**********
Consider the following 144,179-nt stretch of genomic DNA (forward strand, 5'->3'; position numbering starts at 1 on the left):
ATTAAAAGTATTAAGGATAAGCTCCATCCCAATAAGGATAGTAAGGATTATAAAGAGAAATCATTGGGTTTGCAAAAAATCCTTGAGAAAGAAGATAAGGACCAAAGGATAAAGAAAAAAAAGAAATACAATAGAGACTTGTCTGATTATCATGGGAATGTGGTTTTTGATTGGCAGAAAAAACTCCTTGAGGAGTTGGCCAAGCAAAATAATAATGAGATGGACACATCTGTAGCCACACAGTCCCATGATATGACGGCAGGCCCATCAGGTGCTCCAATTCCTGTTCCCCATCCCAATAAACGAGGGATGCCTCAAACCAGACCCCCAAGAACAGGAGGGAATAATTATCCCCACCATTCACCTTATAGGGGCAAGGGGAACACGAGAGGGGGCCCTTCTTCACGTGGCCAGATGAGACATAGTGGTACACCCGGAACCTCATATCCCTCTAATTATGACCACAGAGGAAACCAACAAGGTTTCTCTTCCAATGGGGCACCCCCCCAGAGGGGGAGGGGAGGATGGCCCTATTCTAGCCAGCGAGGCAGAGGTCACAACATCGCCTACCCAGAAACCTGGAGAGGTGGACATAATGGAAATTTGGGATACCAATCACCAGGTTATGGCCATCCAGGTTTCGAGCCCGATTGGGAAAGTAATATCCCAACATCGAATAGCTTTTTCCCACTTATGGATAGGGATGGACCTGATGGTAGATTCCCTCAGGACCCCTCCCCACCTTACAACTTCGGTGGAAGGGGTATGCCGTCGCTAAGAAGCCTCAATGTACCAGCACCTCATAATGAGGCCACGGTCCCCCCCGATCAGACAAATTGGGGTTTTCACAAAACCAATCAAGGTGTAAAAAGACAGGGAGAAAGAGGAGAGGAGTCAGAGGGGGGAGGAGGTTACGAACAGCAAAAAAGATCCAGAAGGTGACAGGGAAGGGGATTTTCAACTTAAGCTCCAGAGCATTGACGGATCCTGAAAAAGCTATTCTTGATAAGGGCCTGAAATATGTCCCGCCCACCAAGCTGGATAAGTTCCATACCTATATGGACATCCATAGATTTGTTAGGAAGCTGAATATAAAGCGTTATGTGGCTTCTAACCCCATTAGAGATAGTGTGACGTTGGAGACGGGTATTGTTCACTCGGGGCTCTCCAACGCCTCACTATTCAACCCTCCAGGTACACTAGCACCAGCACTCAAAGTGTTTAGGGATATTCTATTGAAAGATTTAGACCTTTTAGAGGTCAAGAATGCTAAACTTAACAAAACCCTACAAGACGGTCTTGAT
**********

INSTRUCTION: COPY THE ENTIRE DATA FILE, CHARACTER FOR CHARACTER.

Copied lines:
Consider the following 144,179-nt stretch of genomic DNA (forward strand, 5'->3'; position numbering starts at 1 on the left):
ATTAAAAGTATTAAGGATAAGCTCCATCCCAATAAGGATAGTAAGGATTATAAAGAGAAATCATTGGGTTTGCAAAAAATCCTTGAGAAAGAAGATAAGGACCAAAGGATAAAGAAAAAAAAGAAATACAATAGAGACTTGTCTGATTATCATGGGAATGTGGTTTTTGATTGGCAGAAAAAACTCCTTGAGGAGTTGGCCAAGCAAAATAATAATGAGATGGACACATCTGTAGCCACACAGTCCCATGATATGACGGCAGGCCCATCAGGTGCTCCAATTCCTGTTCCCCATCCCAATAAACGAGGGATGCCTCAAACCAGACCCCCAAGAACAGGAGGGAATAATTATCCCCACCATTCACCTTATAGGGGCAAGGGGAACACGAGAGGGGGCCCTTCTTCACGTGGCCAGATGAGACATAGTGGTACACCCGGAACCTCATATCCCTCTAATTATGACCACAGAGGAAACCAACAAGGTTTCTCTTCCAATGGGGCACCCCCCCAGAGGGGGAGGGGAGGATGGCCCTATTCTAGCCAGCGAGGCAGAGGTCACAACATCGCCTACCCAGAAACCTGGAGAGGTGGACATAATGGAAATTTGGGATACCAATCACCAGGTTATGGCCATCCAGGTTTCGAGCCCGATTGGGAAAGTAATATCCCAACATCGAATAGCTTTTTCCCACTTATGGATAGGGATGGACCTGATGGTAGATTCCCTCAGGACCCCTCCCCACCTTACAACTTCGGTGGAAGGGGTATGCCGTCGCTAAGAAGCCTCAATGTACCAGCACCTCATAATGAGGCCACGGTCCCCCCCGATCAGACAAATTGGGGTTTTCACAAAACCAATCAAGGTGTAAAAAGACAGGGAGAAAGAGGAGAGGAGTCAGAGGGGGGAGGAGGTTACGAACAGCAAAAAAGATCCAGAAGGTGACAGGGAAGGGGATTTTCAACTTAAGCTCCAGAGCATTGACGGATCCTGAAAAAGCTATTCTTGATAAGGGCCTGAAATATGTCCCGCCCACCAAGCTGGATAAGTTCCATACCTATATGGACATCCATAGATTTGTTAGGAAGCTGAATATAAAGCGTTATGTGGCTTCTAACCCCATTAGAGATAGTGTGACGTTGGAGACGGGTATTGTTCACTCGGGGCTCTCCAACGCCTCACTATTCAACCCTCCAGGTACACTAGCACCAGCACTCAAAGTGTTTAGGGATATTCTATTGAAAGATTTAGACCTTTTAGAGGTCAAGAATGCTAAACTTAACAAAACCCTACAAGACGGTCTTGAT